Appellants timely filed a motion for new trial asserting that their attorney did not see the e-mail notification setting the motion for summary judgment for a hearing and therefore was unaware of the deadline for appellants' response to the motion for summary judgment. See Tex. R. Civ. P. 166a(c) (response to motion for summary judgment due "not later than seven days prior to the day of hearing"). Appellants also argued Axis miscalculated the discount of future rental payments and that the judgment was $13, 325.33 higher than it should have been. The trial court denied the motion for new trial.

         After the trial court signed the judgment Axis filed documents stating it had sold the property on January 26, 2016 for $72, 500 to a third party and credited the net sales proceeds, $65, 250, toward the judgment. Axis also filed documents showing it had credited the judgment by $13, 325.33 retroactive to the date of the judgment, which was the amount appellants asserted the judgment was too high due to Axis's alleged miscalculation of the discount for future rental payments.


         In their second issue, appellants contend the trial court erred by granting Axis's motion for summary judgment. The standard for reviewing a traditional summary judgment is well established. See Nixon v. Mr. Prop. Mgmt. Co., 690 S.W.2d 546, 548-49 (Tex. 1985); McAfee, Inc. v. Agilysys, Inc., 316 S.W.3d 820, 825 (Tex. App.-Dallas 2010, no pet.). The movant has the burden of showing that no genuine issue of material fact exists and that it is entitled to judgment as a matter of law. Tex.R.Civ.P. 166a(c). In deciding whether a disputed material fact issue exists precluding summary judgment, evidence favorable to the nonmovant will be taken as true. Nixon, 690 S.W.2d at 549; In re Estate of Berry, 280 S.W.3d 478, 480 (Tex. App.-Dallas 2009, no pet.). Every reasonable inference must be indulged in favor of the nonmovant and any doubts resolved in its favor. City of Keller v. Wilson, 168 S.W.3d 802, 824 (Tex. 2005). We review a summary judgment de novo to determine whether a party's right to prevail is established as a matter of law. Dickey v. Club Corp., 12 S.W.3d 172, 175 (Tex. App.-Dallas 2000, pet. denied).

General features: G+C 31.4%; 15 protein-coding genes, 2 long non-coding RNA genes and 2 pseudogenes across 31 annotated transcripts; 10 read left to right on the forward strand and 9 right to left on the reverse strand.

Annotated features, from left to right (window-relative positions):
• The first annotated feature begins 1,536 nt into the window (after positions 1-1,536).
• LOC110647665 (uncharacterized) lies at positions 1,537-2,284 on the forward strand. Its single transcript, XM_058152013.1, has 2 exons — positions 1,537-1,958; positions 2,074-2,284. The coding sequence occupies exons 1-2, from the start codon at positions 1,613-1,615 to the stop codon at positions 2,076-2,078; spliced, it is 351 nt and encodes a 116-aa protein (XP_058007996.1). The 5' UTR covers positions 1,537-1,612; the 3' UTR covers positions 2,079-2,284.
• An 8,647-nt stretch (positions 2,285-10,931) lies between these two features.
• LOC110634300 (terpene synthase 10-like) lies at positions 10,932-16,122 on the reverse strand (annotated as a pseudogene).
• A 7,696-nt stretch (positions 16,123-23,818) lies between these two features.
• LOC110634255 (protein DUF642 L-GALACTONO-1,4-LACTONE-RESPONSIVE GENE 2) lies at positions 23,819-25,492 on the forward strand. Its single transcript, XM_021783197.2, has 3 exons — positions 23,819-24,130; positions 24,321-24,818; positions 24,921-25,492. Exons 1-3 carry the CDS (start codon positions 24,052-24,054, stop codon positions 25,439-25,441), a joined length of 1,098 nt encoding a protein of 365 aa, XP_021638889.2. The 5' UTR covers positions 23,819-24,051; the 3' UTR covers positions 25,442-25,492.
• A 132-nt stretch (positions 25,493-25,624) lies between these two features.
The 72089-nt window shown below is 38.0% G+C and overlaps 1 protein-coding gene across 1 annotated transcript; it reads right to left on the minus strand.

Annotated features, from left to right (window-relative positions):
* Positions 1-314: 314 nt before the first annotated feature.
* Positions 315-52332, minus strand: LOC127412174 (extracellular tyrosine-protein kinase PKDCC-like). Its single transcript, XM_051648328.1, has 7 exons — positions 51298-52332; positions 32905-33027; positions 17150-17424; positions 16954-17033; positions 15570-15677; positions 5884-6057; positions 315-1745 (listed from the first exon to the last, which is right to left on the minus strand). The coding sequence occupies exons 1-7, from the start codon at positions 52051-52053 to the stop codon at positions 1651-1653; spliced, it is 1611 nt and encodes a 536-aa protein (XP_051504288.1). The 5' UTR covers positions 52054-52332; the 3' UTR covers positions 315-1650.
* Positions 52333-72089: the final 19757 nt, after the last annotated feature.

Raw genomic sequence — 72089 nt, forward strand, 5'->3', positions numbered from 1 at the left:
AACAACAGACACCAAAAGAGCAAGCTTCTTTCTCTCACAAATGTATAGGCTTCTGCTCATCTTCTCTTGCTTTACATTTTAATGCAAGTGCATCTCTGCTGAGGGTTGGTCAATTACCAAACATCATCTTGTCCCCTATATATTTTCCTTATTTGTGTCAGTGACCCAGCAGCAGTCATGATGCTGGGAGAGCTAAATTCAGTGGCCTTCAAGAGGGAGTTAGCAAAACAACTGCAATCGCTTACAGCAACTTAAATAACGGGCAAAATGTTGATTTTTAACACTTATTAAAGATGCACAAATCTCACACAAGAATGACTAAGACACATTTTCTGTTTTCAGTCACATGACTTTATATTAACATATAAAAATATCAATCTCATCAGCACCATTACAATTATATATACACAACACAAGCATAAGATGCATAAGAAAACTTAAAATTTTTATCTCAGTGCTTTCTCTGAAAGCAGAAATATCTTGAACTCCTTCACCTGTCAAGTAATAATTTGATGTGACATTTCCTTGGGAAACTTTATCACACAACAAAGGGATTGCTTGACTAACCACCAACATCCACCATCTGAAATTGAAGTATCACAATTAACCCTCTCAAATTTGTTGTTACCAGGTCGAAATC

A nonmovant need not respond to a motion for summary judgment. However, the failure to file a response limits the issues the nonmovant may assert on appeal:

[T]he non-movant's failure to answer or respond cannot supply by default the summary judgment proof necessary to establish the movant's right. If a non-movant fails to present any issues in its response or answer, the movant's right is not established and the movant must still establish its entitlement to summary judgment. The effect of such a failure is that the non-movant is limited on appeal to arguing the legal sufficiency of the grounds presented by the movant.

McConnell v. Southside Indep. Sch. Dist., 858 S.W.2d 337, 343 (Tex. 1993) (citation omitted); see also, Tex.R.App.P. 166a(c) (issues not expressly presented in the motion or response shall not be ...